Same as Table 2 


Same as Table 2 


•055 


.009 


Same as Table 2 


Same as Table 2 


Same as Table 2 


.052 


.012 


Same as Table 2 


Same as Table 2 


Same as Table 2 


.036 


.001 


Same as Table 2 


Same as Table 2 


Same as Table 2 


.025 


.Oil 


Same as Table2 



COMPARISOX STARS. 



No. 


X 


Y 


Depend- 
ence 


Diameter B. D. No. 


Mag- 
nitude 


4 

5 
6 

7 


— 111.901 
+ 85.661 
-130.917 

+ 157.158 
- 30.488 


-225.893 
150.454 

+233-165 

143-I81 

32.987 


+0.254 
0.170 
0.372 
0.204 


0.32 1 

0.29 

0.42 

0.40 

0.77 





Normal solutions : 



Solution: 



S.gooc — o.402ju — 1 .309- = 0.485. 

17.524M+2.321 =0.005. 

6.290 =0.044. 



p. e. unit weight ±o".030. 



— o 
+ 
+0" 



.004=^0 .007. 

057- 
.090=^0". 013. 



DETERMINATION OF PARALLAXES OF FIFTY STARS 6z 

B.D. + 36°2i47. Lalande2ii85. (loi^ 57'°.9, + 36° 38'.) 
Mag. 7.8. H- = — 0^.0469; — 4 ".746. 

The measures are in longitude. This star has a large proper 
motion. Kapteyn computed an absolute parallax from the 
measures of Winnecke, Kapteyn, Flint, Jost, Russell, and Chase 
to be + o''.403. The smallest parallax given by the authorities 
cited is that of Russell, whose value is + o".35o, and the largest 
that derived by Winnecke, which is + o".507. 

Table i. 



No. 


Date 


Hour 
angle 


Observer 


No. of 
expo- 
siires 


Quality of 
images 


I 
2 
3 


Apr. 25, 1912 
Apr. 27, 1912 
May 4, 19 12 


hr. min. 

+0 

24 

12 


M. 
B. 
B. 


2 

2 
3 


I 

3 

I 


4 


Dec. 9, 1912 


+ 


AI. 


2 


5-1 


5 
6 

7 
8 


Apr. 19, 1913 
Apr. 21, 1913 
Apr. 25, 1913 
May 8, 19 13 


+ 
12 

-0 24 

+ 


M. 
B. 
B. 

M. 


3 

I 

2 


2 

5 
4 
5 


9 
10 
II 
12 

13 
14 


Dec. 4, 1913 
Dec. 5, 1913 
Dec. II, 1913 
Dec. 19, 1913 
Dec. 30, 1913 
Jan. 5, 1914 


+ 

— 10 

+0 3 

— 20 

+0 29 

20 


P. 
S. 
P. 

s. 
p. 

M. 


3 

3 
3 
3 
3 

1 2 


4 
5 
4 
5 
4 
3 



No. of 

inter- 
polations 



Table 2. 



■ 


Weight 


Time in 


Parallax 










of plate 


100 days 


factor 


Solution 


Residual 


Measured 


No. 


(P) 


(T) 


(P) 


(m) 


(v) 


by 


I 


•7 


-2.51 


— 0.910 


+2.225 


• Oil 


s. 


2 


.7 


2.49 


.924 


2.2II 


.003 


s. 


3 


•7 


2.42 


.964 


2.215 


.001 


s. 


4 


.6 


-0.23 


+0.941 


2.519 


.003 


s. 


5 


•9 


+ 1.08 


-0.857 


2.440 


.005 


s. 


6 


.9 


1. 10 


.875 


2.435 


.001 


s. 


7 


.8 


1. 14 


.907 


2.422 


.012 


s. 


8 


•7 


1.27 


.984 


2.442 


.007 


s. 


9 


•9 


+3.37 


+0.964 


2.744 


.003 


§• 


10 


•9 


3.38 


.960 


2.745 


.003 


s. 


II 


•9 


3-44 


•931 


2.755 


.012 


s. 


12 


I.O 


3-52 


.876 


2.739 


.003 


s. 


13 


.9 


3-63 


■772 


2.735 


.004 


s. 


14 


.8 


3-69 


.703 


2.732 


.005 


s. 



64 



JOHN A. MILLER 



COMPARISON STARS. 









Depend- 






Mag- 


No. 


X 


Y 


ence 


Diameter 


B. D. No. 


nitude 


I 


-122.499 


-151-717 


0.23 


0.78 


+37°2I5I 


7-7 


2 


141. 130 


84-550 


0.22 


0.51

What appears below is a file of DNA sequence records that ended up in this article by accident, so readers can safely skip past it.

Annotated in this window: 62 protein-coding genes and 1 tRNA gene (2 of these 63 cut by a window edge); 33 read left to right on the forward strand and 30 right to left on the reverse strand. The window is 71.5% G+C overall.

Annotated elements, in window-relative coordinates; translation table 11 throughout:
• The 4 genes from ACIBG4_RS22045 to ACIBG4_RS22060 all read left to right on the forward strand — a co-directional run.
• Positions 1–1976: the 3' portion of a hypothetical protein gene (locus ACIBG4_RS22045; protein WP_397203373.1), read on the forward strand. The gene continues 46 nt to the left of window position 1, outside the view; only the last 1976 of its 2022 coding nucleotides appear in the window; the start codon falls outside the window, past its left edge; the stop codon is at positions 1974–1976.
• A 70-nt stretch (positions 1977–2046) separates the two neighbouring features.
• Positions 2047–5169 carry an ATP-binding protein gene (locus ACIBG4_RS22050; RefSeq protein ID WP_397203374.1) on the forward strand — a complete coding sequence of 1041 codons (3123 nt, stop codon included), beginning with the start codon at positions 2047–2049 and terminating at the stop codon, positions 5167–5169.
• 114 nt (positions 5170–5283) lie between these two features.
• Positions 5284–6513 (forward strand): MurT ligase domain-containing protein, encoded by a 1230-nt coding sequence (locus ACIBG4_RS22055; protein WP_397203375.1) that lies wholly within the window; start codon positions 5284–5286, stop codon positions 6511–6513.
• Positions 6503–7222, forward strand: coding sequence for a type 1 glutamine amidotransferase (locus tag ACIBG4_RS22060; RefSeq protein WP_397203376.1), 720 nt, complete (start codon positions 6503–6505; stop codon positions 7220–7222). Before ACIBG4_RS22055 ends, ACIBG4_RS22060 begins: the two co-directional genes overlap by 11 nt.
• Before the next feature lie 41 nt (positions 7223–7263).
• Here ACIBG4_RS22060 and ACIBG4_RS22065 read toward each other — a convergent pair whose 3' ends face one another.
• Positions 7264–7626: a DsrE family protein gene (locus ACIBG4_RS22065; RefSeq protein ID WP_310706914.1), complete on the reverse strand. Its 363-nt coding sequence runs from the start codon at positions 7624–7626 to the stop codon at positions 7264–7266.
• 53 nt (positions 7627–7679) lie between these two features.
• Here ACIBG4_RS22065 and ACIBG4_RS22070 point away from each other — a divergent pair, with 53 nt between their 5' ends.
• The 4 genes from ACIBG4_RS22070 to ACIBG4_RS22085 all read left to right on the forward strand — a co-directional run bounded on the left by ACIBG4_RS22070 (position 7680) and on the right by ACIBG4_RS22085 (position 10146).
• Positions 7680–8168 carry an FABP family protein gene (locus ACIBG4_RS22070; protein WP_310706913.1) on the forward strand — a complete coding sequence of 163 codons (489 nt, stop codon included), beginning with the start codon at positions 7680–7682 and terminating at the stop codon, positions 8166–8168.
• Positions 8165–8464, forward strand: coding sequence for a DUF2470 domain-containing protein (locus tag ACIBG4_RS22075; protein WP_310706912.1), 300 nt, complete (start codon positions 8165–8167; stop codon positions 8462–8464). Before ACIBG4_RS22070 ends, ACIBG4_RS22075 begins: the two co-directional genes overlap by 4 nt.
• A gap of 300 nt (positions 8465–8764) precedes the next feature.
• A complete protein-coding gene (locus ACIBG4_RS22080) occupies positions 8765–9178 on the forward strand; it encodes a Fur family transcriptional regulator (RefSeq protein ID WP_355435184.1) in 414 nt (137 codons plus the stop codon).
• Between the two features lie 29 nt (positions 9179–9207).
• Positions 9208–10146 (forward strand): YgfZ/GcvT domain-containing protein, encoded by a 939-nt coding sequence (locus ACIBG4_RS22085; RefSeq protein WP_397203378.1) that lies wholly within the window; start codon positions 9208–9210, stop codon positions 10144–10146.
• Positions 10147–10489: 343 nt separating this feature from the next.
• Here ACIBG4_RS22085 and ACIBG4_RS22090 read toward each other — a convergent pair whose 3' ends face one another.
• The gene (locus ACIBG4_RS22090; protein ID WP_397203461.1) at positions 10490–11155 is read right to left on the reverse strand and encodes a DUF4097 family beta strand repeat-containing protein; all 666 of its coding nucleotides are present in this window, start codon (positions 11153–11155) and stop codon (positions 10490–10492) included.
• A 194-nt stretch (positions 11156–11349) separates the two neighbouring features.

37° 2149 


9.3 


3 


96.488 


+251-938 


0.19 


0.48 






7 


+ 360.115 


- 15.671 


0.36 


i 0.58 






TT 


54.532 


11.908 




1 0.54 







Normal equations: 



Solution: 



p. e. unit weight 



83. 522M + 17.343C + 17. 734- =49.154. 

+ 11.409 + 0.333 =29,020. 

+ 9-197 = 2.735. 



M" 


= +0' 


'.283 ±0' 


'.004. 


c = 


= +2 


.449. 




7t- 


= +0' 


'-443^0' 


'.010. 



B. D. + 61° 1246. OS 235. (11^^ 26™.7, +61° 38'.) 
Mag. 5.47. ," = — 0^0005; — o".079. Spectrum F. 

The measures are in right ascension. This is a binary star 
with a period of 71.9 years. The components are sufficiently 
near the same magnitude and close enough together so that the 
combined image of the components is not sensibly elongated. 

Russell finds a hypothetical parallax of o",032. 

Table i. 



No. 




Date 


Hour 
angle 


Observer 


No. of 
expo- 
sures 


Quality of 
images 


No. of 
inter- 
polations 


I 
2 


Feb. 
Feb. 


1, I914 

2, I9I4 


hr. mill. 
+ 

-0 6 


P. 

M. 


3 
3 


4 
2 






3 


May 


2, I914 


-0 5 


M. 


3 


I 





4 
5 
6 

7 


Jan. 
Jan. 
Jan. 
Feb. 


4. 1915 

14. I915 
29. I915 
18, I915 


+0 10 
-0 15 
+0 15 

28 


M. 
M. 
M. 
P. 


3 
2 

3 
3 


2 
3 

4 


I 






8 

9 
10 
II 
12 


Apr. 
Apr. 
Apr. 
Apr. 
Apr. 


6, 1915 

7, 1915 
15. 1815 

17. 1915 

18, 1915 


-0 5 

47 

+0 20 

15 
— 20 


M. 

P. 

M. 

Ma. 

M. 


I 

2 

I 


3 
5 
4 
4 
4 










DETERMIXATION OF PARALLAXES OF FIFTY STARS 65 



Table 2, 





Weight 


Time m 


Parallax 










of plate 


100 days 


factor 


Solution 


Residual 


Measured 


No. 


(P) 


(T) 


(P) 


(m) 


(V) 


by 


I 


•9 


-3-08 


+ 0.56 


+0.155 


.002 


S. 


2 


.8 


3-07 


•55 


.160 


.003 


S. 


3 


.8 


-2.18 


-0.72 


.148 


.001 


s. 


4 


.8 


+0.29 


+0.83 


.167 


.008 


s. 


5 


.6 


0.39 


.76 


.189 


.014 


s. 


6 


.8 


0.54 


.61 


.170 


.004 


S. 


7 


•9 


0.74 


•2>2 


.174 


.003 


S. 


8 


•9 


+ 1.21 


-0.39 


.164 


.002 


S. 


9 


I.O 


1.22 


.40 


•159 


.007 


S. 


10 


I.O 


1.30 


•53 


•163 


.002 


S. 


II 


.8 


1.32 


•54 


•179 


.014 


s. 


12 


I.O 


1-33 


•55 


•163 


.002 


s. 



COMPARISON STARS. 









Depend- 






Mag- 


Xo. 


X 


r 


ence 


Diameter 


B. D. No. 


nitude 


2 


-1 13.92 1 


-201.247 


0.479 


0.30 


+61° 1248 


9.4 


3 


+ 12.835 


+207.606 


0.275 


0.39 


62 II86 


9^5 


4 


71.386 


206.555 


0.129 


0.41 


62 1 187 


9.4 


5 


29.700 


-212.914 


O.II7 


0.36 






■7V 


- 38.426 


37.820 




0.60 







Normal equations: 



Solution: 



p. e. unit weight ±o".022 



IO.30OC+ 0.587/x + O.OOITr = 1.702. 

+28.423 -3^704 =0.182. 

+3.340 =0.020. 

o".oo4. 

o".oi3. 



M = +o' 
c= +0 

7r= +0' 



.021 

•165. 

.051 



B. D. + 15° 2383. ;3 Leonis = ,3 604. (iiM4'"^o. + 15° 8'.)